The DFR’s compact size makes it possible to set up all nuclear components under ground, in hardened concrete bunkers. With the exception of complicated burrowing bombs or high explosive bunker busters, no weapon can penetrate the “hot zone”. (Terrorists or criminals are unable to obtain such advanced weapon systems, since their production necessitates a highly developed military industry, and the nations which have such — USA, Russia, China — store them in hardened facilities.)

The white concrete domes of which people usually think when they hear “nuclear power” will thus be a thing of the past in the DFR Age! Their purpose is to contain steam which in the case of reactor vessel rupture will shoot out of the primary circuit. The DFR operates at atmospheric pressure and doesn’t create any steam itself — being a fast reactor, it contains neither water nor any other substances with small atomic weight. The dome becomes superfluous.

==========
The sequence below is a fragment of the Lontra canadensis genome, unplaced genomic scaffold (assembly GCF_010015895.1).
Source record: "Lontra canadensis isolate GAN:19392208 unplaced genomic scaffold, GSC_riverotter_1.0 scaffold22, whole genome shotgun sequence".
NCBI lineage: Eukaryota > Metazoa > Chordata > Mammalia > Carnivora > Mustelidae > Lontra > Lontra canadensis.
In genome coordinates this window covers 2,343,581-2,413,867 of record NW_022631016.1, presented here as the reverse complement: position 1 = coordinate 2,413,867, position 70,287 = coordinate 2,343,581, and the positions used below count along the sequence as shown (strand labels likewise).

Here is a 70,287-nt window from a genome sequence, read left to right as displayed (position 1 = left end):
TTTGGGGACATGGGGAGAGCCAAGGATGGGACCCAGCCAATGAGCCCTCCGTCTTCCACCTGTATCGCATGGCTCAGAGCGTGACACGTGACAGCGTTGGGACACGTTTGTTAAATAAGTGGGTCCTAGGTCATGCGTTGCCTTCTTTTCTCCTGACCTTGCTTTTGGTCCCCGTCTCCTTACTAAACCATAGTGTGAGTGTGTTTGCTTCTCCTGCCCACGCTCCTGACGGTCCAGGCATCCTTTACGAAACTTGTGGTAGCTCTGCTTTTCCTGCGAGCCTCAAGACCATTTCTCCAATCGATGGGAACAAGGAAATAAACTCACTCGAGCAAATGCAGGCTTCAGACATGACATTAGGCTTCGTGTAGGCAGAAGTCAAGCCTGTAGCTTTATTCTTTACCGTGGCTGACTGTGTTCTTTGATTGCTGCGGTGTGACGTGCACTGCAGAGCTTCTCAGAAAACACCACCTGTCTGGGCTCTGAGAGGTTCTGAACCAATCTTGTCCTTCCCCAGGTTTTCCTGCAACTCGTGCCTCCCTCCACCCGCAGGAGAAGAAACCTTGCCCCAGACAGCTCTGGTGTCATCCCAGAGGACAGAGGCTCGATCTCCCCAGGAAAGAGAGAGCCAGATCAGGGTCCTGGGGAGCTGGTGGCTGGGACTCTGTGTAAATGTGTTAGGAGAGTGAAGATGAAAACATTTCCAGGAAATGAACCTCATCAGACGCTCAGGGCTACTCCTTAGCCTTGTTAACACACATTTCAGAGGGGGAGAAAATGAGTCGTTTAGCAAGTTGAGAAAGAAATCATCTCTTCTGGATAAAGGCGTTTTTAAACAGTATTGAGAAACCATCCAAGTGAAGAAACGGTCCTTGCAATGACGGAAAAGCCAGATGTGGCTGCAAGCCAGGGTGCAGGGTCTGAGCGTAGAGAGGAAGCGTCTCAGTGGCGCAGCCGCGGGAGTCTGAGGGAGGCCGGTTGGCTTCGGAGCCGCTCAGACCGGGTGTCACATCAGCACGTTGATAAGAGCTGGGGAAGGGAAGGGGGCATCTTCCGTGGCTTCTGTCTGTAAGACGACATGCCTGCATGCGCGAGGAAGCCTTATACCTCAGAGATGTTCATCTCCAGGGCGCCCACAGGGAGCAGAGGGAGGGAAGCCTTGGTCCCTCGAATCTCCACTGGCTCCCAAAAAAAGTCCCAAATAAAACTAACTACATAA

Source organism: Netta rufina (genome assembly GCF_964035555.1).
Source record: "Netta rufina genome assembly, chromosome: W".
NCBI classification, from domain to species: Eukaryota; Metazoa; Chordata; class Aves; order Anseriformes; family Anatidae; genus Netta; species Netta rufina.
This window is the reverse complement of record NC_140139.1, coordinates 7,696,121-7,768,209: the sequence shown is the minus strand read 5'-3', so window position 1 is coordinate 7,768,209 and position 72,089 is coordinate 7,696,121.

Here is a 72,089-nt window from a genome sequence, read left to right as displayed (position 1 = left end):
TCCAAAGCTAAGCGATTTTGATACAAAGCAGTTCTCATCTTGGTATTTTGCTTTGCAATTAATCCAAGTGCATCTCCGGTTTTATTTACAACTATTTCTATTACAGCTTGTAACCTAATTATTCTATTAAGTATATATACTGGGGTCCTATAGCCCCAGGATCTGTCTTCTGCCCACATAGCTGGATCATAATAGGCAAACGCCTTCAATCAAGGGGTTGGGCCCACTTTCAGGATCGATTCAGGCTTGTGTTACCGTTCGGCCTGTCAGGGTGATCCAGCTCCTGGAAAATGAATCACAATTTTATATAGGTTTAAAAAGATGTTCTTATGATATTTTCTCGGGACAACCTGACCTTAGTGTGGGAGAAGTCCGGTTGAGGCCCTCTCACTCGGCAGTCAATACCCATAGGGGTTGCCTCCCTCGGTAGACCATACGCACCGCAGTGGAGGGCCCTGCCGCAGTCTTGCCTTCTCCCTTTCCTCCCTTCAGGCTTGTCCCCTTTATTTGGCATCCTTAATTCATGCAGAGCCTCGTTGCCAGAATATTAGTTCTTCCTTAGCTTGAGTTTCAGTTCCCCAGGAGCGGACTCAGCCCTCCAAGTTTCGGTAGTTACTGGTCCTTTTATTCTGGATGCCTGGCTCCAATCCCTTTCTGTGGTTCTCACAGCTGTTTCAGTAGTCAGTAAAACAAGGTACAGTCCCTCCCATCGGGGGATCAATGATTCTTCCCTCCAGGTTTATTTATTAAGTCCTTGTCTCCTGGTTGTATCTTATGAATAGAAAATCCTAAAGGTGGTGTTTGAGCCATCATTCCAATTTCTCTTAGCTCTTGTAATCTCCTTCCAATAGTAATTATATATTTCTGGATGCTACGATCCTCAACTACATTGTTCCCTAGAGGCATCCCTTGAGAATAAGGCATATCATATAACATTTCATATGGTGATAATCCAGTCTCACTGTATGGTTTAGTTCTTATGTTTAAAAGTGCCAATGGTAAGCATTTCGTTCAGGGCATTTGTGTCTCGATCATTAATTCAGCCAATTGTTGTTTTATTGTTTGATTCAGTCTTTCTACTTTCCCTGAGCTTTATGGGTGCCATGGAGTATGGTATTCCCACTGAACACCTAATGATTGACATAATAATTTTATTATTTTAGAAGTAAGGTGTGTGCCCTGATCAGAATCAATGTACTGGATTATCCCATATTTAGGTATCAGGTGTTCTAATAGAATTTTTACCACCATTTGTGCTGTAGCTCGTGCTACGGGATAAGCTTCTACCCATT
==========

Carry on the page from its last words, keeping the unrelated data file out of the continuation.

As the DFR’s high operating temperature enables efficient energy conversion, most cooling towers can be phased out, too — even smaller rivers or lakes are suitable heat sinks. The only parts of a DFR plant visible at surface level will be the turbine building and the transformer station.

In nations with a built-out power grid, power plants of the gigawatt class are the best solution. Smaller grids (e.g. on islands) may also incorporate Mini-DFRs putting out a few hundreds of megawatts.

The Turbo Generator

Turbogenerator at Balakovo Nuclear Plant
(Source), powered by steam; DFR plants will use supercritical water or carbon dioxide, instead.